Richard Wright’s favourite Pink Floyd song

Even hidden from the gaze of fervent Pink Floyd enthusiasts, the keyboard virtuoso Richard Wright occupied a pivotal role within the band during Syd Barrett’s era as the frontman. As the London-based ensemble transitioned from their R&B origins to Cream-inspired psychedelic rock, Barrett predominantly penned the lyrics, yet Wright frequently contributed his vocals and songwriting sagacity.

The departure of Barrett in 1968, marked by struggles with substance abuse and psychological challenges, paved the way for David Gilmour to assume the role of a full-time replacement guitarist. Through the remainder of the decade, bassist Roger Waters assumed the mantle of creative lead. Under this new order, Wright retained his significance, but the burgeoning egos of Waters and Gilmour began to cast a shadow over his involvement.

Despite being credited with the songwriting of only ten out of Pink Floyd’s 217 released songs, Wright was an indispensable force behind numerous memorable moments across the band’s four-decade recording history. Striking parallels between Wright’s role in Pink Floyd and George Harrison’s in The Beatles easily come to light.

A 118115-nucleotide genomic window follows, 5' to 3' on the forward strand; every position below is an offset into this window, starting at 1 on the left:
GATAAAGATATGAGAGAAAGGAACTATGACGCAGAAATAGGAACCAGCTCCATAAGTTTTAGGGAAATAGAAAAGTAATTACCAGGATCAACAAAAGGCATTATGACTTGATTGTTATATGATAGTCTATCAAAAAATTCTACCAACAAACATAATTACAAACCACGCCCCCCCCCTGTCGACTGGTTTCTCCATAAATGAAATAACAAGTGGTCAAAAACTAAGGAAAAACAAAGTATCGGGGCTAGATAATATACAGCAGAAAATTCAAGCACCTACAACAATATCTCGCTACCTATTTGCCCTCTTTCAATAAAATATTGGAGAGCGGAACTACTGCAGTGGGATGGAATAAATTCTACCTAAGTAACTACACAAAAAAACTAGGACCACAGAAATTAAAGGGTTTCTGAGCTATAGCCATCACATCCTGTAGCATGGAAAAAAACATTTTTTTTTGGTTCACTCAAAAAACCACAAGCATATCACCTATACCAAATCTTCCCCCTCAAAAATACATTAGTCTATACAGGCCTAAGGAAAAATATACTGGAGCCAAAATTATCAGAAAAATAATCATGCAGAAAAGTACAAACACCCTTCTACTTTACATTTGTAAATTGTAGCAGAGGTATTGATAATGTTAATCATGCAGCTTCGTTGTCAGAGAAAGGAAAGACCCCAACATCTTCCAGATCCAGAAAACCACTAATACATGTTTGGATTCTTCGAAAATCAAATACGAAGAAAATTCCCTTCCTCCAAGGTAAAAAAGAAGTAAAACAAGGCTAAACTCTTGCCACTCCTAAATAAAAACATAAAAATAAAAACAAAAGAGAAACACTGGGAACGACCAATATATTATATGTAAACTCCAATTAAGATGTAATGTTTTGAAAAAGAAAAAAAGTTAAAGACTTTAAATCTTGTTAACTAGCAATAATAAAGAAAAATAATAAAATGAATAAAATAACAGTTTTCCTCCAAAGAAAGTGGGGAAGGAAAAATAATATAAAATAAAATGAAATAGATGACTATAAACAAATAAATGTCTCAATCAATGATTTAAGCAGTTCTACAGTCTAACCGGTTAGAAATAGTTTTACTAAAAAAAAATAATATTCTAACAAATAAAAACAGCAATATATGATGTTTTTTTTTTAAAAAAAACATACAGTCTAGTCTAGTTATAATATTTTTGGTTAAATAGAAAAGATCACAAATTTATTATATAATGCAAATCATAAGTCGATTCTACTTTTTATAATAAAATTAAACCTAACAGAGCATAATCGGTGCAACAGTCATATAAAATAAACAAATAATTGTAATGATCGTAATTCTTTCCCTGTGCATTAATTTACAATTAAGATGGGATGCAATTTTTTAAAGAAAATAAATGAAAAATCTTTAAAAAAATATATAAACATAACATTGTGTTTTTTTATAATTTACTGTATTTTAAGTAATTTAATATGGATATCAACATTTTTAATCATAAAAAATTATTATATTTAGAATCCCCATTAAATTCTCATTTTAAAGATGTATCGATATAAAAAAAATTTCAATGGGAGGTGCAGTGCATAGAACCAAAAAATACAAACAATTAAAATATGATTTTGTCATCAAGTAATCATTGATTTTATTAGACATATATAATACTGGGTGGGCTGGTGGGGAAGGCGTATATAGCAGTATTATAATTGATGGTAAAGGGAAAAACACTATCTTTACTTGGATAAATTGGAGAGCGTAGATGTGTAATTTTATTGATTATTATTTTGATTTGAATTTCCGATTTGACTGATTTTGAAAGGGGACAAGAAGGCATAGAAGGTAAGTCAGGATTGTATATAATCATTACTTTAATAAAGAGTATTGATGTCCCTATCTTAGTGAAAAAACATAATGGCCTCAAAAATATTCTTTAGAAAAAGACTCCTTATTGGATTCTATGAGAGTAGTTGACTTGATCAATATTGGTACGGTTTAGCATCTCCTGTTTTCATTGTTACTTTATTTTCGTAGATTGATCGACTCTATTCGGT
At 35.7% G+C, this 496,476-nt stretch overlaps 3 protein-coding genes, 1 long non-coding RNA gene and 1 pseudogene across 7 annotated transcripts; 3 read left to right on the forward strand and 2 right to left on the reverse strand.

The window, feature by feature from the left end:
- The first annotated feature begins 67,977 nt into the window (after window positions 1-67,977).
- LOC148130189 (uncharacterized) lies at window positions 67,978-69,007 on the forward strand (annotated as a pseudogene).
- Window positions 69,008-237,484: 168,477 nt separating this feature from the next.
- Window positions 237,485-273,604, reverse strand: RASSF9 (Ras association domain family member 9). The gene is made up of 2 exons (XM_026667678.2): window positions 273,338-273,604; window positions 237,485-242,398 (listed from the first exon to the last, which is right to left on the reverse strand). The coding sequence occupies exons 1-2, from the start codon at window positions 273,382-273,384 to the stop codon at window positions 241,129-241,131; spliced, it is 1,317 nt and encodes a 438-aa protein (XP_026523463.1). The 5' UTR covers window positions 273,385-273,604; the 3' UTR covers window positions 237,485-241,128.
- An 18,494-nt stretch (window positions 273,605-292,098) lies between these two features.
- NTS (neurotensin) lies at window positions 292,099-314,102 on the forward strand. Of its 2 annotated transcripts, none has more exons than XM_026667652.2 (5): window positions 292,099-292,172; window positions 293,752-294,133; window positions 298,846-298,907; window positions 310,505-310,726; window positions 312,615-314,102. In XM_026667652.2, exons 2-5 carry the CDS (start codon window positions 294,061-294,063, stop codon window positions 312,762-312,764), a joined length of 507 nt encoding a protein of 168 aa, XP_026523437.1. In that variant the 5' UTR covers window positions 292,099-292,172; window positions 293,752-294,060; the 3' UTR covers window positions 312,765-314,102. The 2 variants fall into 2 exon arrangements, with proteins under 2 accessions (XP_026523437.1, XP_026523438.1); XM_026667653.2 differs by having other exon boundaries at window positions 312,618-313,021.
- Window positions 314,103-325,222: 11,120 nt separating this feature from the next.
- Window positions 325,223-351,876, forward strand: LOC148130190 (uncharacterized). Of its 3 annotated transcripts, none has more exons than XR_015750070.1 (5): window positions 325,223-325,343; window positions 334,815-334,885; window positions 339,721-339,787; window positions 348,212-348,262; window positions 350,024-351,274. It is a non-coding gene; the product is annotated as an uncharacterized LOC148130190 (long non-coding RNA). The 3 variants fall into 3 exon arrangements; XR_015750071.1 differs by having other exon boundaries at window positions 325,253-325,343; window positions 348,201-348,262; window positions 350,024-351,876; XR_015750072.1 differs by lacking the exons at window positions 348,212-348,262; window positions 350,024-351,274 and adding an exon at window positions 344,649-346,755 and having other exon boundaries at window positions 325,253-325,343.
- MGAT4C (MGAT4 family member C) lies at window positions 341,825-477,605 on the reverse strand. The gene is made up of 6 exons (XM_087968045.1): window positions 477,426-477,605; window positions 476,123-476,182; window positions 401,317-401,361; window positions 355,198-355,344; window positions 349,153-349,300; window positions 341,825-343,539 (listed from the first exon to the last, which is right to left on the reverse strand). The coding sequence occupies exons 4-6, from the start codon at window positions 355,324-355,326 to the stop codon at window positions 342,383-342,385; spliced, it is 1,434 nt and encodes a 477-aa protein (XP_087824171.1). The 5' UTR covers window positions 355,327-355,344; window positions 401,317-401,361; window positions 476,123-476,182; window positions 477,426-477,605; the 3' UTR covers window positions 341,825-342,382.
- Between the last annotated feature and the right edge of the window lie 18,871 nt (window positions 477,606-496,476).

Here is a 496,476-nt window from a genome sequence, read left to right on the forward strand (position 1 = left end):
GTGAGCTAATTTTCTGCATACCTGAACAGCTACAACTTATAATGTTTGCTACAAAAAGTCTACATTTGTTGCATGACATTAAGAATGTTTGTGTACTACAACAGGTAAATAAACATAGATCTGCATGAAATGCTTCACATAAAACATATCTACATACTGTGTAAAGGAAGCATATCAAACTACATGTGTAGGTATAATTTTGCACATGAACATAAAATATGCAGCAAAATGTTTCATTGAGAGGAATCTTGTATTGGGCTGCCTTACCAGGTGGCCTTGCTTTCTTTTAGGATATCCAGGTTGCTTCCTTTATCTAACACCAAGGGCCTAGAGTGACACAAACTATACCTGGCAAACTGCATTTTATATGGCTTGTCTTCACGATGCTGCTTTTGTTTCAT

In the early 1970s, Pink Floyd entered its zenith, epitomized by the 1973 masterpiece “The Dark Side of the Moon.” Wright played a crucial role in crafting some of the album’s standout moments, such as ‘The Great Gig in the Sky,’ ‘Us and Them,’ and ‘Time.’ While these contributions undoubtedly shone for the artist, his proudest moment unfolded on the 1971 album “Meddle.”

“Meddle” served as a tapestry of intriguing directions, often regarded as Pink Floyd’s transition from esoteric psychedelia to expansive prog-rock conquest. At the heart of this evolution was the epic on side two, ‘Echoes.’ The song’s ethereal, protracted composition foreshadowed future successes, and despite minor reservations voiced by Waters, Gilmour, and Nick Mason over the years, it remained a favorite of Wright’s.

While Waters penned the lyrics for ‘Echoes,’ the musical creation was a collaborative effort. Wright and Gilmour played particularly active roles in refining the composition. In an interview with Mojo, Wright expressed his dismay at the song being perceived as having very little to do with him, stating, “The whole piano thing at the beginning and the chord structure is mine, so I had a large part in writing that. But it’s credited to other people, of course. Roger obviously wrote the lyrics.”

Upon Wright’s passing in 2008, Gilmour decided to retire ‘Echoes’ from future setlists as a tribute to Wright’s irreplaceable role in its creation. Gilmour explained to Rolling Stone in 2016, “There’s something that’s specifically so individual about the way that Rick and I play in that, that you can’t get someone to learn it and do it just like that.”

Watch Pink Floyd perform ‘Echoes’ in Pompeii below.


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